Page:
For more than 30 years, the Cary Institute of Ecosystem Studies in Millbrook has collected information about local weather conditions. Equipment used to monitor acid rain was installed in 1983 and has provided continuous insight into rain and snow data. Temperature, relative humidity, wind and other sensors were added in 1988. And stream gauging equipment was installed in 1993. The wealth of information captured by the Cary Institute's Environmental Monitoring Program helps us detect and explain weather trends.Many are probably wondering, just how did 2013 stack up to years past? All in all, it was largely unremarkable. It was the seventh wettest year in the 30-year record of precipitation and the 12th coolest in the 26-year temperature record. The year was punctuated with several very heavy rain events in June and one in August with, mercifully, no significant tropical storms in the autumn. The year ended with some very cold temperatures in November and December, initiating what has become a colder-than-average winter.
It is more important to a look at the long-term trends this data set allows. If you add many years of weather data together, you get climate, and it is our changing climate that we need to prepare for. So what does the long-term data tell us? Annual minimum temperatures have been increasing, but we see no increase in annual maximum temperatures. Likewise, the record shows a decrease in the number of days below —10 C (14 F) but no significant change in the number of summer days above 32 C (90 F). So winters are getting warmer but not summers. It will be interesting to see how this winter throws off the average.
In contrast to air temperatures, summertime stream temperatures have been increasing in the East Branch of Wappinger Creek in the Cary Institute's Fern Glen. The increases can be seen in summer, spring, and early autumn. Winter stream temperatures, however, have not changed. This makes sense, as the stream freezes at our gauging station and the temperature of the water remains 0 C (32 F) for long stretches. It will be important to continue to monitor this as the climate continues to change in the coming years.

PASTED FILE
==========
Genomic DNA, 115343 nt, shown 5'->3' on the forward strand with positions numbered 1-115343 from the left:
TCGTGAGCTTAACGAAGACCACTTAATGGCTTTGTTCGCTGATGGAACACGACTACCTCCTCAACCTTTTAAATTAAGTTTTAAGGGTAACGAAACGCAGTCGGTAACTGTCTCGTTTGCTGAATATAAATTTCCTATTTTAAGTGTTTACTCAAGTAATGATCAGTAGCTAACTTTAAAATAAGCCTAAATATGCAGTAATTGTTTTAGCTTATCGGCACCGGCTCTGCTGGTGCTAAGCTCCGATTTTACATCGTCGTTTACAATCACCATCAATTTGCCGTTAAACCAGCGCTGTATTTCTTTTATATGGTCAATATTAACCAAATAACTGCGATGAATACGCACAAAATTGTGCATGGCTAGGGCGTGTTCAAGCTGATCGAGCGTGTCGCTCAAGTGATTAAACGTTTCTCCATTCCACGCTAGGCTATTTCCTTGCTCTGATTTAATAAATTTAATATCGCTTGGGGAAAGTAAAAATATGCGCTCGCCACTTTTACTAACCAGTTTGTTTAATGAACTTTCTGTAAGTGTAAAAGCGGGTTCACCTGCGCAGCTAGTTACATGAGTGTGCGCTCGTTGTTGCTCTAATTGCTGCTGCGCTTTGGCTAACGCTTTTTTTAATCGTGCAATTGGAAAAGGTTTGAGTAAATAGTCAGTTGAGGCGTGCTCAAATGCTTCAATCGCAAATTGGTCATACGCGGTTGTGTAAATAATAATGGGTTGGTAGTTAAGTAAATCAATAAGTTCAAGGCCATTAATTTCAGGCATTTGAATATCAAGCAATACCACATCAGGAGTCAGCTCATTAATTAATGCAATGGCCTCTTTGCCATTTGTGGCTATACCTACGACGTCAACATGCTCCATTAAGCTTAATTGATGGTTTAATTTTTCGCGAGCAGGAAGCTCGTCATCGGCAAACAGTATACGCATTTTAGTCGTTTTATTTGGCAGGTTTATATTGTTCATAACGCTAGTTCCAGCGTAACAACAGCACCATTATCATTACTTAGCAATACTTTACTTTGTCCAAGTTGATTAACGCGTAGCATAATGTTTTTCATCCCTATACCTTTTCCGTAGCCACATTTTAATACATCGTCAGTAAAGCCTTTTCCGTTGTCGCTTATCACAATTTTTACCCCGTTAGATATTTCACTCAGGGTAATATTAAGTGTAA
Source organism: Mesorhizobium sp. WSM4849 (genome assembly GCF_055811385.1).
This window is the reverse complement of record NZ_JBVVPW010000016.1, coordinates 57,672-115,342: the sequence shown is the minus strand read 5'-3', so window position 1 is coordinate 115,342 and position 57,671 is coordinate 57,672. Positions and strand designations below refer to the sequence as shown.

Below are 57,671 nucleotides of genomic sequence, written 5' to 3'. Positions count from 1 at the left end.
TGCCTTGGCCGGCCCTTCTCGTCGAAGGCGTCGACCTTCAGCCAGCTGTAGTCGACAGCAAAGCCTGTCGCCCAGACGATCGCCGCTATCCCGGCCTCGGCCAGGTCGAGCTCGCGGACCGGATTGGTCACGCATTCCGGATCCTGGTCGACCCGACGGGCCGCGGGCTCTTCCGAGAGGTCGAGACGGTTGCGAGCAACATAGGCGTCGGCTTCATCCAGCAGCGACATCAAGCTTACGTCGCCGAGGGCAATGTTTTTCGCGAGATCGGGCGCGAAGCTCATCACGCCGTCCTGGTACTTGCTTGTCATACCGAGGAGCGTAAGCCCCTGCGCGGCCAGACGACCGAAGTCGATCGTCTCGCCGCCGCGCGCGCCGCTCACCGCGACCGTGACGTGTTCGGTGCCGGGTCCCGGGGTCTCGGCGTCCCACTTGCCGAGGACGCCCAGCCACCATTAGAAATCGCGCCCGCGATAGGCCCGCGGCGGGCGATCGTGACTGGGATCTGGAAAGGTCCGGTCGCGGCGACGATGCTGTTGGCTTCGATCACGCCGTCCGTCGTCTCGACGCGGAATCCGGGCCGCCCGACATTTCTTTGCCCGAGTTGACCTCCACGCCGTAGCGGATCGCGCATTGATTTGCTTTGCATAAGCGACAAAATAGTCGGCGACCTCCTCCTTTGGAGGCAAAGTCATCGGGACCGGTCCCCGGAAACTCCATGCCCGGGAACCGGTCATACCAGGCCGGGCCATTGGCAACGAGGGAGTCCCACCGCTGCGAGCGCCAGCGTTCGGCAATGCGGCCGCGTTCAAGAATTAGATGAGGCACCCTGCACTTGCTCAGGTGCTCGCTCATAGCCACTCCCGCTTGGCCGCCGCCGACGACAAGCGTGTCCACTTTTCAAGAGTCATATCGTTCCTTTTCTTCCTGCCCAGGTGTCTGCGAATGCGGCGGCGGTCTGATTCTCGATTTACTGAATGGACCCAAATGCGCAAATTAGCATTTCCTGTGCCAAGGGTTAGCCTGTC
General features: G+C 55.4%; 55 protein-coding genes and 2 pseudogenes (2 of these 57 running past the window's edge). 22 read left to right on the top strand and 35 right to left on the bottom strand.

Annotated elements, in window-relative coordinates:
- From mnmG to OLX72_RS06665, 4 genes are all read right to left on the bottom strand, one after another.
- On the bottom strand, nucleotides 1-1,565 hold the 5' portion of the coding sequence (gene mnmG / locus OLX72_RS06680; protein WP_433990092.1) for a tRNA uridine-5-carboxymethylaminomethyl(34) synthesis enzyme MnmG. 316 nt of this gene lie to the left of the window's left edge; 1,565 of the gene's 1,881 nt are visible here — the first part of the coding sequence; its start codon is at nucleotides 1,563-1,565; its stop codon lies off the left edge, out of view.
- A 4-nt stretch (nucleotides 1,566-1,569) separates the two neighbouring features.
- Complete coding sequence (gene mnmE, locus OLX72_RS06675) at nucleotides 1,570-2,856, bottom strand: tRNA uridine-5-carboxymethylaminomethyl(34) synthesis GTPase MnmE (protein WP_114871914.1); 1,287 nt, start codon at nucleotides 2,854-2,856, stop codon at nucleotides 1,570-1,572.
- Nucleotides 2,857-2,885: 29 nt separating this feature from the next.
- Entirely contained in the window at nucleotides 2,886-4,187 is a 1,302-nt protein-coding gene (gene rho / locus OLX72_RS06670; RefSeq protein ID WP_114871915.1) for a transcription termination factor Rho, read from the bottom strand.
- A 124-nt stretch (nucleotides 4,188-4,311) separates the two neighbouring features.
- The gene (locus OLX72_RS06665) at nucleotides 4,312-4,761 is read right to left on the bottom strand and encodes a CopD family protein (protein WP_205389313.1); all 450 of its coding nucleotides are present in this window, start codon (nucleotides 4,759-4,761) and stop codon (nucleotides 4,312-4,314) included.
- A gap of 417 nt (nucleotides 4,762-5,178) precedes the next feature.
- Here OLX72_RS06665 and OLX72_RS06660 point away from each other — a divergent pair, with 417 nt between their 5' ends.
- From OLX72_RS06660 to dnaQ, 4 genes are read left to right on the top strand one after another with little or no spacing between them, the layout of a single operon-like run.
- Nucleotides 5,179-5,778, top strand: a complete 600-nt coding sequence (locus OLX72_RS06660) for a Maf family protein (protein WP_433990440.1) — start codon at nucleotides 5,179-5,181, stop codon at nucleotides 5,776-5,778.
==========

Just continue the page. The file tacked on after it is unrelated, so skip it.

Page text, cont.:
Much of Dutchess County remains an agricultural community, so the growing season is the most important time of year for many of us. The 2013 growing season was longer than the 26-year average, continuing the trend toward increasing growing season length. Critically, it's important to note that this is due to a later autumn frost rather than an earlier last frost in the spring. So the beginning of the growing season isn't coming any earlier, but the end of the growing season is occurring later in the fall.
In 2008, we began collecting phenology data from several trees on the Cary Institute property. Phenology is the study of recurring plant and animal life cycle stages — such as flowering and leaf development as well as emergence and arrival of insects, mammals and birds. The timing of these important events can be altered by weather and climate. This is an exciting new field of biology, and there are many opportunities for citizen scientists to participate in data collection. Stay tuned for more in the coming year as the Cary Institute develops a phenology program on its trails.